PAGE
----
Chitiz Agarwal, 29, is an engineer-turned-entrepreneur from Pune. After having worked with IT giants such as Accenture and IBM, the entrepreneurial bug bit him. He says, “I was working as a software architect and played a large role in closing accounts across the globe. I knew I had the capability to startup and do this individually.” In 2013, Chitiz co-founded a Pune-based IT services firm Techila Solutions Pvt. Ltd. After the operations and revenue model became stable, the firm became a well-oiled machine and freed up Chitiz’s headspace. The young entrepreneur’s hunger for starting up wasn’t satiated.
In 2015, he founded Scrapos, a scrap collection startup that aims to do its bit for ‘Swachh Bharat’. However, the seeds of social entrepreneurship were sown long before he started Techila. He says, “I always wanted to do something socially conscious that would spread awareness. I know that our whole country can’t become clean in one go, but we have to start somewhere. I often saw many of my friends throwing away things like newspapers, beer bottles, and broken furniture as garbage.”
Leveraging his software skills, Chitiz worked on the SEO parameters and studied the market with the help of a survey company. He knew that if he was able to monetise ordinary waste, he would have a market. But isn’t that what the kabadiwaalas (scrap dealers) have been doing for ages? Chitiz quips,
The sector is extremely unorganised. Many residential societies do not allow scrap dealers to enter the premises. Many people have had a sour experience with kabadiwaalas, who do not agree to take all types of waste or do not give a fair price for the scrap or don’t weigh the scrap correctly.
The process is pretty straightforward:
- Customers submit an online request form to place a pickup order and pick a time slot that works for them. The customer can also input other details such as approximate weight and type of scrap while placing an order. This makes it easier for Scrapos to arrange an appropriate pickup vehicle. Users can request for pickup through phones or WhatsApp numbers listed on the website.
- Scrapos sends an employee to collect the scrap and pays the customer after weighing the scrap with the help of an electronic scale. The price for items is listed ensuring the customer is paid fairly. Chitiz says that the customers also have the option to donate the money they’ve earned to NGOs/cancer hospitals.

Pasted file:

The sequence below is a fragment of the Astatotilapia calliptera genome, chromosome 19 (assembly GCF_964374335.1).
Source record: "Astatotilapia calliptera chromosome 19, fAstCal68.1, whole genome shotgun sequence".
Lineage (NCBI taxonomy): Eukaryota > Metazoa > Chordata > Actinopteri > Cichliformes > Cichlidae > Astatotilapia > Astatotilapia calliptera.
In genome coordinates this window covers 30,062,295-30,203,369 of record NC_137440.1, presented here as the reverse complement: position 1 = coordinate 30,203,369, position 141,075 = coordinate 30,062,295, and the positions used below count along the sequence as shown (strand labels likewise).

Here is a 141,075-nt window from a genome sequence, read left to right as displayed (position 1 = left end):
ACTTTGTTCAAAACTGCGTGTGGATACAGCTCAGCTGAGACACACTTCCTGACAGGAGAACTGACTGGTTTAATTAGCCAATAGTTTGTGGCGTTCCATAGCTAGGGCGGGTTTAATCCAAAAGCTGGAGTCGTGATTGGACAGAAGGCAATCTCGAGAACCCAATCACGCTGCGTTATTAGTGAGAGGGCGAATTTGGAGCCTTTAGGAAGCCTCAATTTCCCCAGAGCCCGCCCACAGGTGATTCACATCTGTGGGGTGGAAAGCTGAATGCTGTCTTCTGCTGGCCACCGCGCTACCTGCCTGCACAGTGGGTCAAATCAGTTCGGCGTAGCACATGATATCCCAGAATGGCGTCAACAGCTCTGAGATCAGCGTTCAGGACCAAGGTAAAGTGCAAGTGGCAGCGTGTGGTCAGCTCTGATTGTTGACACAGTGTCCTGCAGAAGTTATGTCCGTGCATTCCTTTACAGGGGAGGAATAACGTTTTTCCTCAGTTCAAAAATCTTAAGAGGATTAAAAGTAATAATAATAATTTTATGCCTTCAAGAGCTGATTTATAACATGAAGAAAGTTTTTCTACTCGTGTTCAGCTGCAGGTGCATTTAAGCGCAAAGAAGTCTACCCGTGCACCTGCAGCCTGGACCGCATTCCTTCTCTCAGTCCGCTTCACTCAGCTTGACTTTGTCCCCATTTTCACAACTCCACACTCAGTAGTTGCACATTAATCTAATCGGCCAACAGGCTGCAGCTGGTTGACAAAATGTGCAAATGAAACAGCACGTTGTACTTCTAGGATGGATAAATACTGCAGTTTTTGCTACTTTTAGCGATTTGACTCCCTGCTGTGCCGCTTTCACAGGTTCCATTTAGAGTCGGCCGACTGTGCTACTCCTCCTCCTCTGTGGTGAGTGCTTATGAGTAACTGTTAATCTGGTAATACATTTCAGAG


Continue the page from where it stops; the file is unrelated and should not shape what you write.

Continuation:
Chitiz adds that all the scrap dealers they have tied up with have been verified by the police and carry their IDs when visiting the customer. Residential societies have also agreed to grant these verified scrap collectors access to their premises. Scrapos has tied up with best-in-class recycling firms where the collected scrap is taken and recycled.
To spread this awareness and gain traction, Chitiz and the Scrapos team are marketing through various social media platforms – Facebook, Twitter, and are also distributing pamphlets and advertising through print media.
Challenges and Competition
Chitiz says that since they started up, the response has been overwhelming. While Scrapos gets calls from households and small shops, there are many calls from small and medium scale industries that generate recyclable scrap.
Scrapos began operations in Mumbai and Delhi, and then expanded in the PCMC area in Pune. He adds, “Right now, we do not have the infrastructure or manpower to scale up and hence don’t take up those pickups. We don’t want to bite off more than we can chew. If we were to just cover all of Pune in the existing segment, we’d need at least 50 more employees. We need external funding to make that happen.”
Other than the need for more funds, Chitiz lists another challenge – to communicate the idea to scrap dealers and form tie-ups with them. Speaking about competition, he says, “Currently there is no competition in Pune. Also, we are collaborating with local scrap dealers. It’s win-win for all.”
What’s happening in the sector?
While there is no competition in Pune at the moment, there are a number of startups in other cities that have been working on a similar model and have seen great success. These include Bhopal-based Kabadiwaala, Bengaluru-based Binbag, Chennai-based Kabadiwalla Connect, and Delhi-based Kabadi Express and JunkArt. Chitiz says that what sets Scrapos apart is how he has leveraged his eight years of work experience in the IT industry and applied it to the unorganised sector. With the space of waste management and recycling on an upswing, there is an opportunity for a large aggregator in the space.
With Scrapos, at least some of our cities will be debris-free and look relatively clean. It is not that we’re doing something that hasn’t been done before, but the important thing is that we’re contributing to a cleaner and greener India. We’re not relying on someone else to come and clean our country, we’re being socially responsible with a stable model.
In the near future, he plans to start serving corporates and industries to expand his market reach. In the next five years, Chitiz says that Scrapos will be present in 10 major cities in India and become the one stop scrap collection centre.
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